More than 100 neglected lions found in a South African breeding facility
The diseased animals were being raised, surprisingly, by a member of an organization that espouses responsible lion care.
South Africans are calling it one of the most shocking cases of animal neglect they’ve ever seen—more than 100 lions and other animals found diseased, overcrowded, and, in some cases, near death in a captive-breeding facility in South Africa’s North West province.
The situation came to light after an anonymous tipster reached out to a journalist who contacted the National Council for Societies for the Prevention of Cruelty to Animals (NSPCA), which is responsible for enforcing South Africa’s animal welfare legislation.
When NSPCA inspectors visited the facility, at Pienika Farm, they saw 27 lions afflicted with mange, a skin disease caused by parasitic mites. It was so severe that they’d lost almost all their fur. The inspectors reported that the animals were held in filthy, overcrowded enclosures, with more than 30 held in spaces meant for two. At least three cubs were suffering from a neurological condition called meningoencephalitis, an inflammation of the brain, that left them unable to walk. One was subsequently euthanized by a veterinarian at the facility.
“It’s hard to describe because it leaves you feeling hollow, knowing that you’ve got the king of the jungle in conditions like that,” says Douglas Wolhuter, manager of the NSPCA wildlife protection unit that inspected the farm. “It’s soul-destroying.”
Multiple reports about South Africa’s captive lion industry have revealed that the animals are often kept in unsatisfactory living conditions.
Pienika Farm is owned by Jan Steinman, who is listed online as a council member of the South African Predator Association (SAPA). The organization favors captive breeding and asserts that hunting is “legitimate and ecologically responsible.” It requires members to “maintain high ethical standards.” The NSPCA has charged Steinman with violating South Africa’s Animals Protection Act 71 of 1962, which could result in a fine of up to about $2,700 or one year in jail for each charge that leads to a conviction.
Steinman did not respond to a request for comment.
Deon Swart, the CEO of SAPA, denies that Steinman is part of SAPA’s leadership. “He’s just an ordinary member of the organization,” he says.
In a press release, SAPA announced today that they had “conducted an in-depth investigation” and that they would “immediately institute disciplinary action against Mr. Steinman.”
On its website, SAPA enumerates norms and standards for animal welfare, including that “no animal suffers from undue” hunger, thirst, discomfort, disease, or pain. Audrey Delsink, wildlife director of Humane Society International-Africa, says the word “undue” is a loophole—“a little escape route” for breeders when it comes to what constitutes suffering.
“‘Undue’ paints a lot of gray in the terminology,” Delsink says. “And it can’t be gray, it has to be black and white. We can’t have any gray areas when it comes to animals and compromising their health and safety.”
The 2015 documentary Blood Lions estimated that between 6,000 and 8,000 predators—mostly lions—were being held in captive-breeding facilities in South Africa. Ian Michler, the film’s protagonist and narrator, who has worked as a safari operator, journalist, and conservation advocate for more than 25 years, estimates that the number today is around 10,000.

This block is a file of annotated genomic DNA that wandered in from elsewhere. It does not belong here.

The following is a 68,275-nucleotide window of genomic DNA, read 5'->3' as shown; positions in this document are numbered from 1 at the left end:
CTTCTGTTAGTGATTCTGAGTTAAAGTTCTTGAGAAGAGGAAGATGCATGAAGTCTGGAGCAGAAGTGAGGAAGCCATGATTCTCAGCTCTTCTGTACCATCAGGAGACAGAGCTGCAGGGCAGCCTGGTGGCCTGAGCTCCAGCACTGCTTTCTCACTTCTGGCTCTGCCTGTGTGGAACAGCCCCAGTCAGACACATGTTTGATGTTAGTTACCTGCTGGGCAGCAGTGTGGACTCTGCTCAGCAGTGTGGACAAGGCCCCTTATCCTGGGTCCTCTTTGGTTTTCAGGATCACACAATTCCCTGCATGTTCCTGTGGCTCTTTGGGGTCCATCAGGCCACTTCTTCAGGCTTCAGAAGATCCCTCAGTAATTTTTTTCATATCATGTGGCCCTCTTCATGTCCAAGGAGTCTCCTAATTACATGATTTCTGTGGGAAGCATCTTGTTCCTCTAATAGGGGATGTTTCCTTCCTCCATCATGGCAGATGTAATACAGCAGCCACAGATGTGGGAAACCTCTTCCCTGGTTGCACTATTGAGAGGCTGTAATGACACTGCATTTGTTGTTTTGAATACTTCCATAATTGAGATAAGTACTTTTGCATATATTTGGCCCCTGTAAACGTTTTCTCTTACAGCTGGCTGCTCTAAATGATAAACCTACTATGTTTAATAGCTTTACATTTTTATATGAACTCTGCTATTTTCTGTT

At these places, tourists pay to pet, bottle-feed, take selfies with captive-bred lion cubs, even walk alongside mature animals. At the end of their lives, Michler says, most captive lions are shot by trophy hunters—often from the United States—in “canned” hunts that are held in fenced areas from which the lions have no escape. Trophy hunters keep the skins and heads, and the bones and other parts are exported to Asia, where they’re used in traditional medicine. South Africa sets an annual quota for the number of lion skeletons that can be exported legally.
Michler says Pienika Farm’s lions were most likely being bred for the lion bone trade, which serves as an alternative to the tiger bone trade for traditional medicine in Asia. Animals used for tourism or trophy hunting need to appear healthy, Michler says, but it’s common for lions headed for the bone trade to be neglected. “If you’re breeding lions for the lion bone trade, they don’t care what those lions look like,” he says. “Because at the end of the day, all they’re going to do is end up in a sack, a bag of bones that’s going to go to Asia.”
Michler doubts that this case will lead to any substantial change for captive-bred predators in South Africa. He thinks the accused will likely hire a powerful lawyer, drag out the case for as long as possible, and ultimately receive a slap on the wrist.
“If the lions had a voice, of course they would be roaring for the courts to come down and decide—say that, yes, we actually do need fair and first-world standards for welfare of our species,” he says. “But I can’t see any outcome ending the breeding practices or the lion bone trade.”
For now, the Pienika lions are being kept in the same facility. Their fate depends on the results of the investigation and the subsequent court case. The Humane Society’s Delsink says things are “very uncertain.” She says that if the lions survive, they can’t be released into the wild because they’ve been in captivity their whole lives, and there aren’t enough reputable sanctuaries in South Africa to take so many of the animals.
“The future for these cats is bleak,” Delsink says, “because there’s very few options available to them.”